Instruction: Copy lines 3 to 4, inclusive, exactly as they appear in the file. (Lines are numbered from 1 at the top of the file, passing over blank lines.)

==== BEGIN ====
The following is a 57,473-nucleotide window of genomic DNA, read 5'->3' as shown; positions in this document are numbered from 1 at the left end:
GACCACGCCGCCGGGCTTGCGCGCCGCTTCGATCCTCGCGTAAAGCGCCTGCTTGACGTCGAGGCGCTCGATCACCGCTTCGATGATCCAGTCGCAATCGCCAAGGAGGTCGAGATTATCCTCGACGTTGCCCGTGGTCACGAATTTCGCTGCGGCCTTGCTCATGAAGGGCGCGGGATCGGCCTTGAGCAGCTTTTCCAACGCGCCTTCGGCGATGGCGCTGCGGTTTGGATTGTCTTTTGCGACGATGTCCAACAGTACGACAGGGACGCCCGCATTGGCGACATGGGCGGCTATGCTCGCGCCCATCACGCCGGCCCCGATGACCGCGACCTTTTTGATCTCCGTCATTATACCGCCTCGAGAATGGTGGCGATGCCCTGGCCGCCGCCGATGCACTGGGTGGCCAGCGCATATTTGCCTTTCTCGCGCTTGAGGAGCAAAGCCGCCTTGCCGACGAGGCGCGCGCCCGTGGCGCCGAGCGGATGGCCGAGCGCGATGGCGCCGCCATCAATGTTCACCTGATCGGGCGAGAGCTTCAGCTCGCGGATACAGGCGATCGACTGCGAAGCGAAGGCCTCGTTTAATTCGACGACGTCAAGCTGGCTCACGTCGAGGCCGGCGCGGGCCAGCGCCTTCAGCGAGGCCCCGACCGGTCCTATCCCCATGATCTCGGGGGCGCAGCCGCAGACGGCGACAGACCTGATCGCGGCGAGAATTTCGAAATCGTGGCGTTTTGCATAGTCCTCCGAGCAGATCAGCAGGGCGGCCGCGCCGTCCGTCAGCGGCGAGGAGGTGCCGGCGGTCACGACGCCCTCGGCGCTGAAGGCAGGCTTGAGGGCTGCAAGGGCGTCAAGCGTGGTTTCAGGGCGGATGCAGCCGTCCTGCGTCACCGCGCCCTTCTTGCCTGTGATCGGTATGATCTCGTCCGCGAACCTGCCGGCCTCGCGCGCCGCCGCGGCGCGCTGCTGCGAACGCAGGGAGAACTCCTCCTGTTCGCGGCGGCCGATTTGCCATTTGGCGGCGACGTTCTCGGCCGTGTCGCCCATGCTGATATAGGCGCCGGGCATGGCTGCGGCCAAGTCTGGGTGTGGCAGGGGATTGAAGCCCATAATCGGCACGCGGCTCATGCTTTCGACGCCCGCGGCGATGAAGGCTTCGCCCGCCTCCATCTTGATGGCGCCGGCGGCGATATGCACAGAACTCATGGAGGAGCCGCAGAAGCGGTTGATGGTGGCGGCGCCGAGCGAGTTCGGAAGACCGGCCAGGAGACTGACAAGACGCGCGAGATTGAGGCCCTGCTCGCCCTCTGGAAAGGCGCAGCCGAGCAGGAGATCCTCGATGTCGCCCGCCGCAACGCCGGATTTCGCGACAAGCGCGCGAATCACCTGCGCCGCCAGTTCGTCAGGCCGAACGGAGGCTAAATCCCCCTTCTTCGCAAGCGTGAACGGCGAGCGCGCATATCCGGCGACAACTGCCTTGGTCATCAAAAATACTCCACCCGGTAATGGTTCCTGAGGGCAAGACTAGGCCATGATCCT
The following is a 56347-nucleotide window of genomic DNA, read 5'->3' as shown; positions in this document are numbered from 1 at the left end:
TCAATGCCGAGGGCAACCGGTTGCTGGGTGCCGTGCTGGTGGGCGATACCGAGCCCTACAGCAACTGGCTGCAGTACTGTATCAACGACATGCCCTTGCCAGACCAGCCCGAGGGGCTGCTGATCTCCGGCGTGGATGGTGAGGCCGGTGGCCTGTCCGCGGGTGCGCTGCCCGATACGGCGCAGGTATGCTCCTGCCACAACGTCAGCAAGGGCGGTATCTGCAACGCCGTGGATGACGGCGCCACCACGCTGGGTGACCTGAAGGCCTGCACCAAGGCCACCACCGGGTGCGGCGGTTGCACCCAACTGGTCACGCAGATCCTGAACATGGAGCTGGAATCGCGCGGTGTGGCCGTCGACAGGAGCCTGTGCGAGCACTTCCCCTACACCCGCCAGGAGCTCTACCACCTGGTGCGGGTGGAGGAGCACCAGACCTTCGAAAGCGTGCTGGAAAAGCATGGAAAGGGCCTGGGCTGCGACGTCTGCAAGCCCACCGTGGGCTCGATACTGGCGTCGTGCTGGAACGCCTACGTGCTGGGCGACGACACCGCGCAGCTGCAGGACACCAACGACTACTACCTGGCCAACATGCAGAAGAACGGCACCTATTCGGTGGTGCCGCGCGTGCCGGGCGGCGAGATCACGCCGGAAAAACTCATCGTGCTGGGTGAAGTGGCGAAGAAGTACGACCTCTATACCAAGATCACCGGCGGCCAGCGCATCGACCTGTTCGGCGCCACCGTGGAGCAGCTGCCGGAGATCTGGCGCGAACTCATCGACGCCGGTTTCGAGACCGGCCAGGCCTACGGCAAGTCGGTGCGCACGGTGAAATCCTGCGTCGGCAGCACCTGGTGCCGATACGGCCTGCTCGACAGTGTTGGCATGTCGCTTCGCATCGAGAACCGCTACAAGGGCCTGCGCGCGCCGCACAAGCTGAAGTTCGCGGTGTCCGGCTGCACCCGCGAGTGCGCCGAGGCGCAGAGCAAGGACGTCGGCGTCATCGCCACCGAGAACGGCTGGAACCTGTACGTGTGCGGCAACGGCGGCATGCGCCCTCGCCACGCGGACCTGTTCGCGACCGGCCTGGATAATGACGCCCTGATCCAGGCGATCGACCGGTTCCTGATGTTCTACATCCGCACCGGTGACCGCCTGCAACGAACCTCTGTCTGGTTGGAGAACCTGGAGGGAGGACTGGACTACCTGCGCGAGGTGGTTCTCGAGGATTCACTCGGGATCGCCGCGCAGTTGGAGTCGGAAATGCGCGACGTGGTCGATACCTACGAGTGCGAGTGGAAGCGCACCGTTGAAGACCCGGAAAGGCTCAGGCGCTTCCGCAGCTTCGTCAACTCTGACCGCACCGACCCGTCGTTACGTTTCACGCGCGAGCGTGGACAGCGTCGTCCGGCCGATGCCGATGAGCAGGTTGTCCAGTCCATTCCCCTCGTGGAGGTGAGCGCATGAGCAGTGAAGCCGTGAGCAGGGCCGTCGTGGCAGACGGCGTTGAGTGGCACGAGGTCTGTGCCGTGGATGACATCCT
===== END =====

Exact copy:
The following is a 56347-nucleotide window of genomic DNA, read 5'->3' as shown; positions in this document are numbered from 1 at the left end:
TCAATGCCGAGGGCAACCGGTTGCTGGGTGCCGTGCTGGTGGGCGATACCGAGCCCTACAGCAACTGGCTGCAGTACTGTATCAACGACATGCCCTTGCCAGACCAGCCCGAGGGGCTGCTGATCTCCGGCGTGGATGGTGAGGCCGGTGGCCTGTCCGCGGGTGCGCTGCCCGATACGGCGCAGGTATGCTCCTGCCACAACGTCAGCAAGGGCGGTATCTGCAACGCCGTGGATGACGGCGCCACCACGCTGGGTGACCTGAAGGCCTGCACCAAGGCCACCACCGGGTGCGGCGGTTGCACCCAACTGGTCACGCAGATCCTGAACATGGAGCTGGAATCGCGCGGTGTGGCCGTCGACAGGAGCCTGTGCGAGCACTTCCCCTACACCCGCCAGGAGCTCTACCACCTGGTGCGGGTGGAGGAGCACCAGACCTTCGAAAGCGTGCTGGAAAAGCATGGAAAGGGCCTGGGCTGCGACGTCTGCAAGCCCACCGTGGGCTCGATACTGGCGTCGTGCTGGAACGCCTACGTGCTGGGCGACGACACCGCGCAGCTGCAGGACACCAACGACTACTACCTGGCCAACATGCAGAAGAACGGCACCTATTCGGTGGTGCCGCGCGTGCCGGGCGGCGAGATCACGCCGGAAAAACTCATCGTGCTGGGTGAAGTGGCGAAGAAGTACGACCTCTATACCAAGATCACCGGCGGCCAGCGCATCGACCTGTTCGGCGCCACCGTGGAGCAGCTGCCGGAGATCTGGCGCGAACTCATCGACGCCGGTTTCGAGACCGGCCAGGCCTACGGCAAGTCGGTGCGCACGGTGAAATCCTGCGTCGGCAGCACCTGGTGCCGATACGGCCTGCTCGACAGTGTTGGCATGTCGCTTCGCATCGAGAACCGCTACAAGGGCCTGCGCGCGCCGCACAAGCTGAAGTTCGCGGTGTCCGGCTGCACCCGCGAGTGCGCCGAGGCGCAGAGCAAGGACGTCGGCGTCATCGCCACCGAGAACGGCTGGAACCTGTACGTGTGCGGCAACGGCGGCATGCGCCCTCGCCACGCGGACCTGTTCGCGACCGGCCTGGATAATGACGCCCTGATCCAGGCGATCGACCGGTTCCTGATGTTCTACATCCGCACCGGTGACCGCCTGCAACGAACCTCTGTCTGGTTGGAGAACCTGGAGGGAGGACTGGACTACCTGCGCGAGGTGGTTCTCGAGGATTCACTCGGGATCGCCGCGCAGTTGGAGTCGGAAATGCGCGACGTGGTCGATACCTACGAGTGCGAGTGGAAGCGCACCGTTGAAGACCCGGAAAGGCTCAGGCGCTTCCGCAGCTTCGTCAACTCTGACCGCACCGACCCGTCGTTACGTTTCACGCGCGAGCGTGGACAGCGTCGTCCGGCCGATGCCGATGAGCAGGTTGTCCAGTCCATTCCCCTCGTGGAGGTGAGCGCATGAGCAGTGAAGCCGTGAGCAGGGCCGTCGTGGCAGACGGCGTTGAGTGGCACGAGGTCTGTGCCGTGGATGACATCCT